One note before moving on: although, in concentric movement, the middle zone is used primarily to determine months, it can also be used to refer to any smaller units of time that can be broken down into a twelvefold division: hours of the day or the night, minutes of an hour (with each house referring to periods of 5 minutes), and so forth. However, ZT says that the smallest reasonable unit of time to break down inquiries is to the level of the hour, and that while one could break inquiries down into smaller units of time to minutes or seconds:
…this mincing smacks too much of charlatanry to us, at least to seriously give ourselves over to accounting for the fussiest fractionation of time. It is a matter of divinatory nickel-and-diming which gives, at best, a knavish character to the accounts of people acting in bad faith. We indicate the possibility of extracting ever-smaller units of time only so we may establish that, if the Candidate were to find themselves deterred by some lack of teaching, then at least they should not attribute their embarrassment in this to some insufficiency of the means of the Great Cabala.
So, the obvious question arises: when do we use the Great Dial in eccentric movement vs. concentric movement? The way I like to think about it is that concentric movement deals with the events within a human timeframe, either within a human lifetime or otherwise something that happens in the near term. Eccentric movement, on the other hand, deals with events that occur over much grander periods of time—up to 1702 years down the line (or, I posit, in the past), beyond such a limit the Great Dial cannot be used. As a result, when ZT gives examples of determining matters of time, it generally uses examples of concentric movement on the Grand Dial, since it generally deals with events on a human timescale instead of a civilizational one. That said, at one point ZT does also present a fiery defense that some matters demand the inspection of not just the events of a single lifetime but even unto “the most distant future”, noting that sometimes events indicated in a Great Mirror might occur centuries from the time of the reading itself (e.g. when such a reading says that one’s descendants are destined for royalty or greatness, but such a thing only happens two or three centuries from the time of the reading).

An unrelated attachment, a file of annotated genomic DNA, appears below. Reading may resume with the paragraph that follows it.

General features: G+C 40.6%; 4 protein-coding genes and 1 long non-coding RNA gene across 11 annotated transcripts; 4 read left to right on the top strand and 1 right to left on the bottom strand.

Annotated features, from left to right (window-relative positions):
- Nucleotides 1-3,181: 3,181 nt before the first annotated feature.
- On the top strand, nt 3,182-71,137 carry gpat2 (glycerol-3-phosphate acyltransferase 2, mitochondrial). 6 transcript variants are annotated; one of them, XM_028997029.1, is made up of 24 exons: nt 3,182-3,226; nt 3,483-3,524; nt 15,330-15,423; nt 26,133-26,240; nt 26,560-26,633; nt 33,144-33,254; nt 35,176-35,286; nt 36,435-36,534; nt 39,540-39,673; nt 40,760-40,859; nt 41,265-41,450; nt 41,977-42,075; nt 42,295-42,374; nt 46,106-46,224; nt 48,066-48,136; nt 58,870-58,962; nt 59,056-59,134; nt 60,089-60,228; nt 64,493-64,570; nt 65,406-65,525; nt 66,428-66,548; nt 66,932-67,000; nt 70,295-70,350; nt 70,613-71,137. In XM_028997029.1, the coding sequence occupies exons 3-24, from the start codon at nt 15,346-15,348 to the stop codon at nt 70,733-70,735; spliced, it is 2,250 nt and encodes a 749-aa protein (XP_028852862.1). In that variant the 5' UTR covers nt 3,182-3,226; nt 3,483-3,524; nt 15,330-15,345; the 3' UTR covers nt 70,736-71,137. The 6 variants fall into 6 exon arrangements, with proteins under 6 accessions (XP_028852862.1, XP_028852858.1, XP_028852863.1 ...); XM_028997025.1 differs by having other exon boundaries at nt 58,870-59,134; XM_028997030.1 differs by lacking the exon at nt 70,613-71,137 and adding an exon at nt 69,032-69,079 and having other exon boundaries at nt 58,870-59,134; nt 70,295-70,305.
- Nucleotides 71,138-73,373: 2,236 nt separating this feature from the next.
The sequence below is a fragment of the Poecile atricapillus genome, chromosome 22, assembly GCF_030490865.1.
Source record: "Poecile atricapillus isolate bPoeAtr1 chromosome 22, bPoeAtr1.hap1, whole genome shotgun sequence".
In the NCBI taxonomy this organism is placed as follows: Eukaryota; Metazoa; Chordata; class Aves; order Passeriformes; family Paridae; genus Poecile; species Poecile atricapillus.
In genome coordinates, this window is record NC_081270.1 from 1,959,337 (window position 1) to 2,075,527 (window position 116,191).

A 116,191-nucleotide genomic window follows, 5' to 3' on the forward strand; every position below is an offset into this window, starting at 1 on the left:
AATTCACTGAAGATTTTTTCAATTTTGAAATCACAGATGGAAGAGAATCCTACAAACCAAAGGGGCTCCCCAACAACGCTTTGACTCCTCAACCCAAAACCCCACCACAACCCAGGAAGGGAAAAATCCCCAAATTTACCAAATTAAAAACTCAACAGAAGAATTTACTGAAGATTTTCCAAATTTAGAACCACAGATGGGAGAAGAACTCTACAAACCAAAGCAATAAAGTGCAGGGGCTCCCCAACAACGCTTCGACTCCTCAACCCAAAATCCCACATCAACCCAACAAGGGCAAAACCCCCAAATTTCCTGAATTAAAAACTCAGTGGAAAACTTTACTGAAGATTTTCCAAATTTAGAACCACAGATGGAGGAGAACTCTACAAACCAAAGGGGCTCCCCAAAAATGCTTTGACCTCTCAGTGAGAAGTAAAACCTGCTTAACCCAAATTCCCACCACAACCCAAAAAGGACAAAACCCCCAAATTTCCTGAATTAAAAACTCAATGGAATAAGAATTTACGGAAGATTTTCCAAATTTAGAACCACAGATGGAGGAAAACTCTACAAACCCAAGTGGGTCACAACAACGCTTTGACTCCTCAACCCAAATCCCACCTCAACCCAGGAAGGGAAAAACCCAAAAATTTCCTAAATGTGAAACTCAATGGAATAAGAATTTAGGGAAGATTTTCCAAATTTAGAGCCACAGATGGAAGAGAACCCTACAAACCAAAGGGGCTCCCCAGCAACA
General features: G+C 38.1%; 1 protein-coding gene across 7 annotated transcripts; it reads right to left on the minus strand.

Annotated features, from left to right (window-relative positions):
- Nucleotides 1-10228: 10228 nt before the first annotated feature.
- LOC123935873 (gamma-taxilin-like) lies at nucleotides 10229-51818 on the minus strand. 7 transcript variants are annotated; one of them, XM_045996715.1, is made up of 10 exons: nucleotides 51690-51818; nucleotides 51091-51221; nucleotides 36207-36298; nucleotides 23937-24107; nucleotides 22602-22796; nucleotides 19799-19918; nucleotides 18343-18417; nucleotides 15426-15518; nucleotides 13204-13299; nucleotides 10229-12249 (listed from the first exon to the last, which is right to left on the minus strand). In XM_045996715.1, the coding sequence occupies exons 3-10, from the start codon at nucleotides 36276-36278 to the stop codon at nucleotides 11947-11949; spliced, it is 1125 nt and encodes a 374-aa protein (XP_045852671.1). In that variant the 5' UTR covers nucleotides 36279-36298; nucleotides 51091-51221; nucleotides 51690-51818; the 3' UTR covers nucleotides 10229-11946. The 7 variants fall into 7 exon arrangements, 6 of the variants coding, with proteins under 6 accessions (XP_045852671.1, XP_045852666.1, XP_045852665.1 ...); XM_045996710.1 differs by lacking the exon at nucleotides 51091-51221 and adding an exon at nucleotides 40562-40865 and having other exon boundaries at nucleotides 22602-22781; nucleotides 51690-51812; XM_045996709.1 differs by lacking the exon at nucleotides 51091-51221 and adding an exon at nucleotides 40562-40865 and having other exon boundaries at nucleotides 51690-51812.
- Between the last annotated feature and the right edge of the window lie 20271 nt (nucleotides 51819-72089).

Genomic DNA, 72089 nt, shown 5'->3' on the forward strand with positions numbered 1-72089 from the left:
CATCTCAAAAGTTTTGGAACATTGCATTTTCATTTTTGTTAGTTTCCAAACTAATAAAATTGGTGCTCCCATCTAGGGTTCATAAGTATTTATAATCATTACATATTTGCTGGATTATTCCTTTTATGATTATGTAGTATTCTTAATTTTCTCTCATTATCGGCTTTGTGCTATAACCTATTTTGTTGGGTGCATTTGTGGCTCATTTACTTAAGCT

Okay, so, we have the “what” and “why” of the Great Dial understood, so what about the “how”—how do we actually go about using the Great Dial? Well, uh, let’s back up a bit and reconsider first that the Great Dial is a way to use the large hexangular figure in order to answer matters specifically about time in the sense of when something will happen—assuming that it will, of course, which is a matter for the Great Mirror and other divinatory processes to conclude first. (This is much the same approach I’d take with geomantic divination: if someone wants to know when something will happen, I first confirm that it will or not, because if it won’t happen, then asking about when would yield a nonsense result.) As opposed to the use of the Great Mirror, which never earns a proper example or case study in ZT, ZT offers lots of smaller examples throughout the “First Supplement” about various ways to predict the time of an event.
The overall method that ZT mentions for determining details of time (and other such details) generally fall under what I call “option-whittling”:
- For the topic under investigation, select a tile that accurately represents the thing being investigated (e.g. the 66 tile for marriage). This will be the “speaking tile” or, in modern terms, the significator of the questited.